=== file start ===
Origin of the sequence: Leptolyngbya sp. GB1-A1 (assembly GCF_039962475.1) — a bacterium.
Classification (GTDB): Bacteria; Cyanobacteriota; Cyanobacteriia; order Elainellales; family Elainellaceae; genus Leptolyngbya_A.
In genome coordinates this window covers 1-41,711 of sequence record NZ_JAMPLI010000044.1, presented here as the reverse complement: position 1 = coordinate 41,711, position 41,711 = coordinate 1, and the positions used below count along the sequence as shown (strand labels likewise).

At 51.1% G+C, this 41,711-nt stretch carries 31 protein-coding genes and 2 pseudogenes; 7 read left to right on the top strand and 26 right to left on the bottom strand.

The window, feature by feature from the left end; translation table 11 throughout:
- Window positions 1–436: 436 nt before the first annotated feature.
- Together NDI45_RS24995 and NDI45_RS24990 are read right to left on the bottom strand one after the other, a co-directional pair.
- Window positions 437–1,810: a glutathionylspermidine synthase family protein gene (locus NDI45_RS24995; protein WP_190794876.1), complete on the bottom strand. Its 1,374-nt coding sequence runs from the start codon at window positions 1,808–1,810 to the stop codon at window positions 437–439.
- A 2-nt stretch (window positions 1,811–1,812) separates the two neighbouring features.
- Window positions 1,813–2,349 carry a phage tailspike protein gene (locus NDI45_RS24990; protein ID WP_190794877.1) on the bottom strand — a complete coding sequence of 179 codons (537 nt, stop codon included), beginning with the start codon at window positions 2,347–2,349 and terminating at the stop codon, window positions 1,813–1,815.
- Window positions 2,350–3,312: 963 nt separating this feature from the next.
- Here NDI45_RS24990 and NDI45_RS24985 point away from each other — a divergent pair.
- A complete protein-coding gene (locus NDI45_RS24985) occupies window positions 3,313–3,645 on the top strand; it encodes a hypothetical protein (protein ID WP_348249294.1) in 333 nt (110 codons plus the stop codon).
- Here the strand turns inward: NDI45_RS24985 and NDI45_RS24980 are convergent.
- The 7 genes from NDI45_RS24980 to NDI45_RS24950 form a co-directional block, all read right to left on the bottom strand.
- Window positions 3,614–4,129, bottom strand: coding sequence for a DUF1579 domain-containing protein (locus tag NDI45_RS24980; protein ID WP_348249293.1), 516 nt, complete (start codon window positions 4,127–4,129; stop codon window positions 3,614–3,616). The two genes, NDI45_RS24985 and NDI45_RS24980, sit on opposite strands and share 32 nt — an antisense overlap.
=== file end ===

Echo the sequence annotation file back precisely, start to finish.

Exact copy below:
Origin of the sequence: Leptolyngbya sp. GB1-A1 (assembly GCF_039962475.1) — a bacterium.
Classification (GTDB): Bacteria; Cyanobacteriota; Cyanobacteriia; order Elainellales; family Elainellaceae; genus Leptolyngbya_A.
In genome coordinates this window covers 1-41,711 of sequence record NZ_JAMPLI010000044.1, presented here as the reverse complement: position 1 = coordinate 41,711, position 41,711 = coordinate 1, and the positions used below count along the sequence as shown (strand labels likewise).

At 51.1% G+C, this 41,711-nt stretch carries 31 protein-coding genes and 2 pseudogenes; 7 read left to right on the top strand and 26 right to left on the bottom strand.

The window, feature by feature from the left end; translation table 11 throughout:
- Window positions 1–436: 436 nt before the first annotated feature.
- Together NDI45_RS24995 and NDI45_RS24990 are read right to left on the bottom strand one after the other, a co-directional pair.
- Window positions 437–1,810: a glutathionylspermidine synthase family protein gene (locus NDI45_RS24995; protein WP_190794876.1), complete on the bottom strand. Its 1,374-nt coding sequence runs from the start codon at window positions 1,808–1,810 to the stop codon at window positions 437–439.
- A 2-nt stretch (window positions 1,811–1,812) separates the two neighbouring features.
- Window positions 1,813–2,349 carry a phage tailspike protein gene (locus NDI45_RS24990; protein ID WP_190794877.1) on the bottom strand — a complete coding sequence of 179 codons (537 nt, stop codon included), beginning with the start codon at window positions 2,347–2,349 and terminating at the stop codon, window positions 1,813–1,815.
- Window positions 2,350–3,312: 963 nt separating this feature from the next.
- Here NDI45_RS24990 and NDI45_RS24985 point away from each other — a divergent pair.
- A complete protein-coding gene (locus NDI45_RS24985) occupies window positions 3,313–3,645 on the top strand; it encodes a hypothetical protein (protein ID WP_348249294.1) in 333 nt (110 codons plus the stop codon).
- Here the strand turns inward: NDI45_RS24985 and NDI45_RS24980 are convergent.
- The 7 genes from NDI45_RS24980 to NDI45_RS24950 form a co-directional block, all read right to left on the bottom strand.
- Window positions 3,614–4,129, bottom strand: coding sequence for a DUF1579 domain-containing protein (locus tag NDI45_RS24980; protein ID WP_348249293.1), 516 nt, complete (start codon window positions 4,127–4,129; stop codon window positions 3,614–3,616). The two genes, NDI45_RS24985 and NDI45_RS24980, sit on opposite strands and share 32 nt — an antisense overlap.